Oonagh Kearney’s Birdie draws on the story of Cork-born soprano Mademoiselle Delrita. Photograph: Clare Keogh

Elsewhere in Midsummer’s second week, geographic loyalty to the “Port to the Fort” strand yielded Birdie, with film-artist Oonagh Kearney and composer Ellen King guiding a distanced audience along the peninsula of Custom House quay. Kearney’s voiced script knits the story of Cork-born soprano Mademoiselle Delrita, who sacrificed her international operatic career to become president of the Shandon branch of Cumann na mBan, into Kearney’s own commitment to the changing city. Accepting her invitation to look as if with fresh eyes at the river, the quays and the new dockland ramparts of buildings floating on buildings, it is possible to see also the protected landmark spire of St Luke’s Church, if we search for it and squint.

Any festival worth the name must have its evangelists, and here is Vicki Davis with Meatán, also at the port, in a reflection on the environmental impact of cattle farming, in particular on reports of Argentina’s method of collecting methane by tube and balloon from a cow’s intestines. In her stark installation Davis has accompanied her screen-printed inflated feed-bag with the calls of drovers and crews as the herded animals are loaded from the Cork quays, in a process largely unseen by the public. But Davis saw it.

At the opposite end of town here is dance artist Lisa Cliffe representing the Cork Dance Initiative. In the doubtful sunlight of Cornmarket Street she radiates the positivity of aspiration, offering a choice of seed in exchange for a matching seedling, and through shared nurturing an ideal of pollination and connection evolves to reinvigorate the culture of dance in Cork.

The festival through all its strands was packed with comparative extremes in a mix of online and live events which complied with Covid-19 restrictions. The contrasts were typified by the closing celebration at Elizabeth Fort curated by Tobi Omoteso, and the final streamed production, again from the Everyman stage, of writer Doireann Ní Ghríofa’s event from her book A Ghost in the Throat. Her contemplative response to the 18th-century Caoineadh Airt Uí Laoghaire, composed by his widow Eibhlín Dubh Ní Chonaill, was visually grounded by Tadhg O’Sullivan’s eerie landscape of woe and womanhood and Linda Buckley’s soundscape.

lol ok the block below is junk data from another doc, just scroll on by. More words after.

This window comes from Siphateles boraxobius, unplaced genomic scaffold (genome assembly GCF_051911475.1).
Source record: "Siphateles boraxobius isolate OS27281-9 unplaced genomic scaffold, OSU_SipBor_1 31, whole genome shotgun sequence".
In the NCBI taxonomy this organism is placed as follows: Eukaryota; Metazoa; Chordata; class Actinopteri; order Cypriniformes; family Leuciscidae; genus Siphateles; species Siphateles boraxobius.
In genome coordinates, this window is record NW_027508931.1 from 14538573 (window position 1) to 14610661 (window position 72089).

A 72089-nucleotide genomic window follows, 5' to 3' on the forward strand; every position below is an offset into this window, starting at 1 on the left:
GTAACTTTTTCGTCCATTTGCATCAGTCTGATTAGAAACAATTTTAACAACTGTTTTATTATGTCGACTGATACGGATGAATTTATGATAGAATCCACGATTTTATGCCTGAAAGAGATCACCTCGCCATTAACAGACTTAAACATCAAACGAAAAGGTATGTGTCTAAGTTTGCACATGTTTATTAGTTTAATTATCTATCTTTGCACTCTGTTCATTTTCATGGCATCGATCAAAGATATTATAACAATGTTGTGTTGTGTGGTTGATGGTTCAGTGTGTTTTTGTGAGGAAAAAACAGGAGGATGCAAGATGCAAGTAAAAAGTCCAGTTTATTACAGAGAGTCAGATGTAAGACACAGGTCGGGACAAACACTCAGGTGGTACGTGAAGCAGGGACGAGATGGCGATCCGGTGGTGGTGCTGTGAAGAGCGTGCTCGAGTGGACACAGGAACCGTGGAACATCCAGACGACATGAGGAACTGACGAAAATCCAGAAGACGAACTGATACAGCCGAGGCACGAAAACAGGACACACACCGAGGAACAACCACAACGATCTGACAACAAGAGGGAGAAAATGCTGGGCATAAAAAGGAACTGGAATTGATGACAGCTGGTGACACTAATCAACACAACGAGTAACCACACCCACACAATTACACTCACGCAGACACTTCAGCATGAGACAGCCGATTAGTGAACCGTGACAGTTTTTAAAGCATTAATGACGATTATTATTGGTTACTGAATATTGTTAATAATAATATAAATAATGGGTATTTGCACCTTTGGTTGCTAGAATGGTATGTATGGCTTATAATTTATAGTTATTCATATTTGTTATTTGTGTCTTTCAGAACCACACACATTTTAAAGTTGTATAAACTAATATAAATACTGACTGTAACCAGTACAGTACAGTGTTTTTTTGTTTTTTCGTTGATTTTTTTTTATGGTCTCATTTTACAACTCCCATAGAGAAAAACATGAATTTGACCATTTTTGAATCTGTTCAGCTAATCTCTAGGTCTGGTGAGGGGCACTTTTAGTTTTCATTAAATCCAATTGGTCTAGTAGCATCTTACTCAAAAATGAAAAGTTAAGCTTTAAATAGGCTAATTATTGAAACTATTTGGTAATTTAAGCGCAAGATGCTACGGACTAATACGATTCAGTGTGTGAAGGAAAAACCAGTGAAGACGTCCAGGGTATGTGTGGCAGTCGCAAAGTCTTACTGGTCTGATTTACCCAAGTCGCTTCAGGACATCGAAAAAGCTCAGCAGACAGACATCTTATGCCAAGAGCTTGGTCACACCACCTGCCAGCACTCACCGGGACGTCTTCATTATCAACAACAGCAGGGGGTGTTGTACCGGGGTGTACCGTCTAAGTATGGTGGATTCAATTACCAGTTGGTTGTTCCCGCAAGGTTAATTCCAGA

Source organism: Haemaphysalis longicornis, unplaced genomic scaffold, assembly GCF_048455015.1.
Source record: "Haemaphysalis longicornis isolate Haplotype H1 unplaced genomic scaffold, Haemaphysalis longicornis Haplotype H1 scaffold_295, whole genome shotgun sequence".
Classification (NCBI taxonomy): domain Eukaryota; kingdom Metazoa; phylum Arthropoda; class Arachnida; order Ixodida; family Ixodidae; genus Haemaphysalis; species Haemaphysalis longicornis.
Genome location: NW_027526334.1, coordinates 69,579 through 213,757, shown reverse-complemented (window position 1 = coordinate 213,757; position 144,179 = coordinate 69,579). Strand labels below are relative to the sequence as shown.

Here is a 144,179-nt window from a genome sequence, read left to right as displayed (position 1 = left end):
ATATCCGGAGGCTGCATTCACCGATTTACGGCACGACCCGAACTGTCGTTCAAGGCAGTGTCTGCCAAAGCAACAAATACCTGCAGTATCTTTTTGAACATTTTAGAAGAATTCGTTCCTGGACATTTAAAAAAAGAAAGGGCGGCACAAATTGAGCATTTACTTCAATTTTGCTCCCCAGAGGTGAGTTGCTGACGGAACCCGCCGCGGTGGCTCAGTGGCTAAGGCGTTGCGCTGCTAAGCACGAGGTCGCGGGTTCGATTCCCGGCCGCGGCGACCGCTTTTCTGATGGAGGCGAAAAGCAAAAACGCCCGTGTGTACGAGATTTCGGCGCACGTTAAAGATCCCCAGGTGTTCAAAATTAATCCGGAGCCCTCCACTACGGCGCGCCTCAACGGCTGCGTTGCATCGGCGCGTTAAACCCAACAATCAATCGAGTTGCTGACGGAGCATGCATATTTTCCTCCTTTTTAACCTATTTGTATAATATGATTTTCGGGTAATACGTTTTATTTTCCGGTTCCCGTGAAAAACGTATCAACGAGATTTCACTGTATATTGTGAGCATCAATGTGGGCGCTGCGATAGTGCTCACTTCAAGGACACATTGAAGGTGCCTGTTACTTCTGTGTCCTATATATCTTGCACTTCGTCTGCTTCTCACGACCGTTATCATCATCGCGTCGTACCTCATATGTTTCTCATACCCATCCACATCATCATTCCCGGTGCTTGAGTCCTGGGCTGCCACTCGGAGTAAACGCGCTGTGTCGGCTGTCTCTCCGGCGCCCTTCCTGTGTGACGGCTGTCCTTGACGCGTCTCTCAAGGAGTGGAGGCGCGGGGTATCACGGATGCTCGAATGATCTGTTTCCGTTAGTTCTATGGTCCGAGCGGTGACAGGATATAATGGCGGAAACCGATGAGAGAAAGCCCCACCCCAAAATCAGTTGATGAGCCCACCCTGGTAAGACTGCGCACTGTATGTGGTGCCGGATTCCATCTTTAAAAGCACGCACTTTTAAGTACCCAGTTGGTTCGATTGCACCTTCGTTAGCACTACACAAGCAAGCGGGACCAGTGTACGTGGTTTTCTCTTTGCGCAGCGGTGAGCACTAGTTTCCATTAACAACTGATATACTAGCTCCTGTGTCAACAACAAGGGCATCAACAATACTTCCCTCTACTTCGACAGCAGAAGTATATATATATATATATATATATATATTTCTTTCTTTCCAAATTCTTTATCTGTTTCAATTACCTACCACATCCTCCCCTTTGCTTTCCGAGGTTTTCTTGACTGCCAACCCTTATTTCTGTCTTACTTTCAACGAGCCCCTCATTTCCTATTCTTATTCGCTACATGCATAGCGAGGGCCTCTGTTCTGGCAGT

The spaces of the Crawford Gallery remain open for Doug Fishbone’s work (until August 29th) and for Laura FitzGerald’s I Have Made a Place (until September 19th); her place reveals itself as an essay on turf-cutting. Another revelation comes with Bad Siobhán, an online dance piece from Siobhán Ní Dhuinnín and her boat-building father Padraig. From spoken stories to interrogations demanding Instagram and Youtube, to the young hiphop musicians and writers of the Kabin Studio in Knocknaheeny, or Belgium’s Ontroerend Goed interactive session TM, this festival has woven a pattern of successful survival.

The smallest beguiledness was also the first. In an annunciation of midsummer and arranged by Jack Healy of Theatre Makers in tribute to the late George Roberts, tower master at St Fin Barre’s Cathedral, the long-silent chapel bell at Griffith College rang out at 8.30am, repeating its rounds for 30 minutes. Then the bell of neighbouring Church of the Holy Family rang out, and later that of the south chapel; our ears were tuned to bells all over Cork.

This article was amended on July 2nd, 2021, to correct the closing date of Laura FitzGerald’s I Have Made a Place, at the Crawford Art Gallery